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Craftsman helps veterans

Sears recently joined forces with the nonprofit organization Helmets to Hardhats by making the Craftsman brand of tools more affordable for members of the U.S. military transitioning into civilian life through various professional trades.

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“Obviously, we’re facing a difficult economy. The purpose of our partnering with Helmets to Hardhats was really to help members of the military as they’re becoming apprentices,” says Sears spokesman Larry Costello.

Veterans who register with Helmets to Hardhats, and are placed as an apprentice or journeyman, will receive a $50 Craftsman gift card toward the purchase of $100 or more in Craftsman tools. The discount is in recognition of their service and to help them purchase the initial set of tools for their new trade.

The Helmets to Hardhats program helps service members and military veterans put their training to work as they start careers in the building and construction industry. Launched in January 2003 with funding from the U.S. Department of Defense, Helmets to Hardhats provides an important link for veterans and soon-to-be veterans to 15 building and construction trade unions, construction industry employers and their joint apprenticeship programs.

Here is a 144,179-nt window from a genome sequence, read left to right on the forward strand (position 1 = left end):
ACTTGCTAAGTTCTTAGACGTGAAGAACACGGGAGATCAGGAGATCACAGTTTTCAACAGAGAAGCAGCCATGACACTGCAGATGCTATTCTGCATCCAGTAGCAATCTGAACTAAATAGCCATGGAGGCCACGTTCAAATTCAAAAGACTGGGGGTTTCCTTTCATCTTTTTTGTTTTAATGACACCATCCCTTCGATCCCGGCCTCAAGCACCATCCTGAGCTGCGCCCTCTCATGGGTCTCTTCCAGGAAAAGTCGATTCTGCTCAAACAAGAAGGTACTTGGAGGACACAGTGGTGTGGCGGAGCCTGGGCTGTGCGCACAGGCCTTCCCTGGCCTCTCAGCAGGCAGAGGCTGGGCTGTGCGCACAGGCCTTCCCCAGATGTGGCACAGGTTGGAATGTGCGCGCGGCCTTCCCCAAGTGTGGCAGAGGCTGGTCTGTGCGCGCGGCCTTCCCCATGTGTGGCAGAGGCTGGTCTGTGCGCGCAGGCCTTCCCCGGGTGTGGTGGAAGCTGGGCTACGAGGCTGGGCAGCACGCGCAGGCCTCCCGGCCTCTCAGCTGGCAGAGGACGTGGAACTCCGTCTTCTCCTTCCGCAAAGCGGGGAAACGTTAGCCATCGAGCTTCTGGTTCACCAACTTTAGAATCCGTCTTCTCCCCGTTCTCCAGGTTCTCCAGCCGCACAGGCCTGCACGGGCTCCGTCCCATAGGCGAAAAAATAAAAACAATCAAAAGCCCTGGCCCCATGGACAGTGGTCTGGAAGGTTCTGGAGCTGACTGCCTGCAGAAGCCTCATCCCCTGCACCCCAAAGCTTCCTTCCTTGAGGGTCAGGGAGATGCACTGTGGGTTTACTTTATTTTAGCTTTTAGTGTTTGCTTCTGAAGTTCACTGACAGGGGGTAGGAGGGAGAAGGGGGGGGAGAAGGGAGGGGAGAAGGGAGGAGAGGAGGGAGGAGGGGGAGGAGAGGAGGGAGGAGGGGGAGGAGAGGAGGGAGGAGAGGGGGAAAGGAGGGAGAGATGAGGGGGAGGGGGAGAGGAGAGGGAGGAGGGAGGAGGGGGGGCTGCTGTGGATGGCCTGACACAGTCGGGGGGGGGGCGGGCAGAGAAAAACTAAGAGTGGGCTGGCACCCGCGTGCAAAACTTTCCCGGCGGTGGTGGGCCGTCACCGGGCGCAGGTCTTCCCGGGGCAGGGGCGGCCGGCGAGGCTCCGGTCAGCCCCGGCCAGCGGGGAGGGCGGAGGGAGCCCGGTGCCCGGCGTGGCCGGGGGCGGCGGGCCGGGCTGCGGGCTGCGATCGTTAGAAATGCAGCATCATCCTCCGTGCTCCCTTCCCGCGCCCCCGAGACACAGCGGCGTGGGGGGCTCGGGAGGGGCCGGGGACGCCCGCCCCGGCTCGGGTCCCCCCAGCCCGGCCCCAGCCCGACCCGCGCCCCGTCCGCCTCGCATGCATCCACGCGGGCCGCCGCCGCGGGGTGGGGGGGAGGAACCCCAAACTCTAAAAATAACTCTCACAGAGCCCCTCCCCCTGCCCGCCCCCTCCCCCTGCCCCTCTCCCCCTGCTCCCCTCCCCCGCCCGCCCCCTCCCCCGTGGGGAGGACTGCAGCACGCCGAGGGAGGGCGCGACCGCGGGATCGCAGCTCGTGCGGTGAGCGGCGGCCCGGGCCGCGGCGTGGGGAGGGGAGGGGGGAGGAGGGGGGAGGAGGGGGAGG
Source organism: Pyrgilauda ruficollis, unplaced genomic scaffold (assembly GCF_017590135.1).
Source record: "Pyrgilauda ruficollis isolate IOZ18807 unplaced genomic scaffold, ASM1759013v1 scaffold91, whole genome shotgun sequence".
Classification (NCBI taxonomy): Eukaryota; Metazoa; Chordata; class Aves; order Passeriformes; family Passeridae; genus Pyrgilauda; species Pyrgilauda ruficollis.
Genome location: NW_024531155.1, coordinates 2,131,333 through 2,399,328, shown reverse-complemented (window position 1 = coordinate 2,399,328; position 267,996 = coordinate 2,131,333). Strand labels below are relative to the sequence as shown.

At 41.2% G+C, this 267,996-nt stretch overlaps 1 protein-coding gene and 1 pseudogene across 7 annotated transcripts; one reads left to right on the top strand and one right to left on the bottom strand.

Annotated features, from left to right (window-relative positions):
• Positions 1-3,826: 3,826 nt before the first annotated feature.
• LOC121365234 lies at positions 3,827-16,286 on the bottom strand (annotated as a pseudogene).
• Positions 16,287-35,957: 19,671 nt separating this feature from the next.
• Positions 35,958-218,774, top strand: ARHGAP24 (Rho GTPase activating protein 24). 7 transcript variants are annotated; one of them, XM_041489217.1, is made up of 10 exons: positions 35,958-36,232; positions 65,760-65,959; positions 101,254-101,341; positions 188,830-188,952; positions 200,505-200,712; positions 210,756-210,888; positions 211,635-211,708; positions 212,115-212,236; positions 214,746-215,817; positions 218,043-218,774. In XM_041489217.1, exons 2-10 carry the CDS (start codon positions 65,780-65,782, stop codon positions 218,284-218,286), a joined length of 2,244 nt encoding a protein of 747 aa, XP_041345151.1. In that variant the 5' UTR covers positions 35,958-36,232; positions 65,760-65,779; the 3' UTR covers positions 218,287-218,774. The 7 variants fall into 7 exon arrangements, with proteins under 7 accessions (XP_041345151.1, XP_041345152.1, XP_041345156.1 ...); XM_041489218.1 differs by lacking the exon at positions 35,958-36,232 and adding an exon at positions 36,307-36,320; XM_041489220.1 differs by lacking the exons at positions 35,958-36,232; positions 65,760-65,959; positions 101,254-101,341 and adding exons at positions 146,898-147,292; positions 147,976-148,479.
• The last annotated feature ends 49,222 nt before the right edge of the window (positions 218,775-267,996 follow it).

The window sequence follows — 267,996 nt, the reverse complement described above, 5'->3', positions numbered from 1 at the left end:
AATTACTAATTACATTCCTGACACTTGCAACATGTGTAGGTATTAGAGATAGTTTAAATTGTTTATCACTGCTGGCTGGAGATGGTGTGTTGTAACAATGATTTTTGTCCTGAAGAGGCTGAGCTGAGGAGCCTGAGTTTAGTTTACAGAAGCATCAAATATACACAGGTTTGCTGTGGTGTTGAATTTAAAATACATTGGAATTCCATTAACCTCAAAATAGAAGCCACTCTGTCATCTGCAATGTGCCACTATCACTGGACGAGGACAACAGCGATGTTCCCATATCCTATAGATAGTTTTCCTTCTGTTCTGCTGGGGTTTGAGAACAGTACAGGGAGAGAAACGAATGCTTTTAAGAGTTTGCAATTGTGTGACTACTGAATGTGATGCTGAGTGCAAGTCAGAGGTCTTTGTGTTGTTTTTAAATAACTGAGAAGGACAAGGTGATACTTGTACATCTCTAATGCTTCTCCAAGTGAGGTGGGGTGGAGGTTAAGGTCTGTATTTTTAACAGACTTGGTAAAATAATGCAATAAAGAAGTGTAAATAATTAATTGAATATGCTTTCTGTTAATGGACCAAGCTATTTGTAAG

Darrell Roberts, executive director of Helmets to Hardhats, says few people will deny the value of military service, but there is often a disconnect between public recognition of the value of military service and what our society is willing to provide soldiers who have completed their tour of duty.

“One promising pathway for military service members struggling to secure family-supporting wages and benefits in the civilian sector is a career in the building trades,” says Roberts. “The building trades and their employer organizations offer the best training and career opportunities in the construction industry, and they are committed to helping those who sacrificed so much for our country. We commend Sears for helping our servicemen and women acquire the tools they need as they start a new career.”

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This article originally appeared in the April 2009 issue.

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